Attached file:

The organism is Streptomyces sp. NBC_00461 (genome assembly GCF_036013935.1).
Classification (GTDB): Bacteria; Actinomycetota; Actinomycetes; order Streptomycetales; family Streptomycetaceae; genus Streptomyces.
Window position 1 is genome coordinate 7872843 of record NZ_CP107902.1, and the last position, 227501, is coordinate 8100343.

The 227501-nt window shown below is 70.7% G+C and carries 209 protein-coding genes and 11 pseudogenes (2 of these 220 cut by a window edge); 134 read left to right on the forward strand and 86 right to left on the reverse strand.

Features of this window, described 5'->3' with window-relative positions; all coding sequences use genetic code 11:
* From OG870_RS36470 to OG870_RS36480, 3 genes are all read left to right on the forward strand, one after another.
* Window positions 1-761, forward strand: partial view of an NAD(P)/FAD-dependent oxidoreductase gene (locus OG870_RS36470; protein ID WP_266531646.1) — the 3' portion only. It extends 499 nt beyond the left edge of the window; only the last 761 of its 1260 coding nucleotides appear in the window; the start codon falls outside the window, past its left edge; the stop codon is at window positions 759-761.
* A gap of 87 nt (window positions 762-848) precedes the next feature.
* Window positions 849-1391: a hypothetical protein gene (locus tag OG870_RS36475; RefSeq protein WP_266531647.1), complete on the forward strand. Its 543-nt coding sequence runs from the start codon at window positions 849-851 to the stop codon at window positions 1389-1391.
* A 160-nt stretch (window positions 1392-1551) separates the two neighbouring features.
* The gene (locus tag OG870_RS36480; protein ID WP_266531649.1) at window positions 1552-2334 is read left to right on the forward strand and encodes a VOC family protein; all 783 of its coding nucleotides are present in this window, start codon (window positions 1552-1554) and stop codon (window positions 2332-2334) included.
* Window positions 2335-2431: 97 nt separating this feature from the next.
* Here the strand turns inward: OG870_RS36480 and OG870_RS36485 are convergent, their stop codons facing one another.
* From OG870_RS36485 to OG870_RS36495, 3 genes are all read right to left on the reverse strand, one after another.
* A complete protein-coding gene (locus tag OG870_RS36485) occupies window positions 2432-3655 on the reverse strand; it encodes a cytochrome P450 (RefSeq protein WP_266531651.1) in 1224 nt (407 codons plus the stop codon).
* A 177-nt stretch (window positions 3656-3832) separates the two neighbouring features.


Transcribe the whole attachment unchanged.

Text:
The organism is Streptomyces sp. NBC_00461 (genome assembly GCF_036013935.1).
Classification (GTDB): Bacteria; Actinomycetota; Actinomycetes; order Streptomycetales; family Streptomycetaceae; genus Streptomyces.
Window position 1 is genome coordinate 7872843 of record NZ_CP107902.1, and the last position, 227501, is coordinate 8100343.

The 227501-nt window shown below is 70.7% G+C and carries 209 protein-coding genes and 11 pseudogenes (2 of these 220 cut by a window edge); 134 read left to right on the forward strand and 86 right to left on the reverse strand.

Features of this window, described 5'->3' with window-relative positions; all coding sequences use genetic code 11:
* From OG870_RS36470 to OG870_RS36480, 3 genes are all read left to right on the forward strand, one after another.
* Window positions 1-761, forward strand: partial view of an NAD(P)/FAD-dependent oxidoreductase gene (locus OG870_RS36470; protein ID WP_266531646.1) — the 3' portion only. It extends 499 nt beyond the left edge of the window; only the last 761 of its 1260 coding nucleotides appear in the window; the start codon falls outside the window, past its left edge; the stop codon is at window positions 759-761.
* A gap of 87 nt (window positions 762-848) precedes the next feature.
* Window positions 849-1391: a hypothetical protein gene (locus tag OG870_RS36475; RefSeq protein WP_266531647.1), complete on the forward strand. Its 543-nt coding sequence runs from the start codon at window positions 849-851 to the stop codon at window positions 1389-1391.
* A 160-nt stretch (window positions 1392-1551) separates the two neighbouring features.
* The gene (locus tag OG870_RS36480; protein ID WP_266531649.1) at window positions 1552-2334 is read left to right on the forward strand and encodes a VOC family protein; all 783 of its coding nucleotides are present in this window, start codon (window positions 1552-1554) and stop codon (window positions 2332-2334) included.
* Window positions 2335-2431: 97 nt separating this feature from the next.
* Here the strand turns inward: OG870_RS36480 and OG870_RS36485 are convergent, their stop codons facing one another.
* From OG870_RS36485 to OG870_RS36495, 3 genes are all read right to left on the reverse strand, one after another.
* A complete protein-coding gene (locus tag OG870_RS36485) occupies window positions 2432-3655 on the reverse strand; it encodes a cytochrome P450 (RefSeq protein WP_266531651.1) in 1224 nt (407 codons plus the stop codon).
* A 177-nt stretch (window positions 3656-3832) separates the two neighbouring features.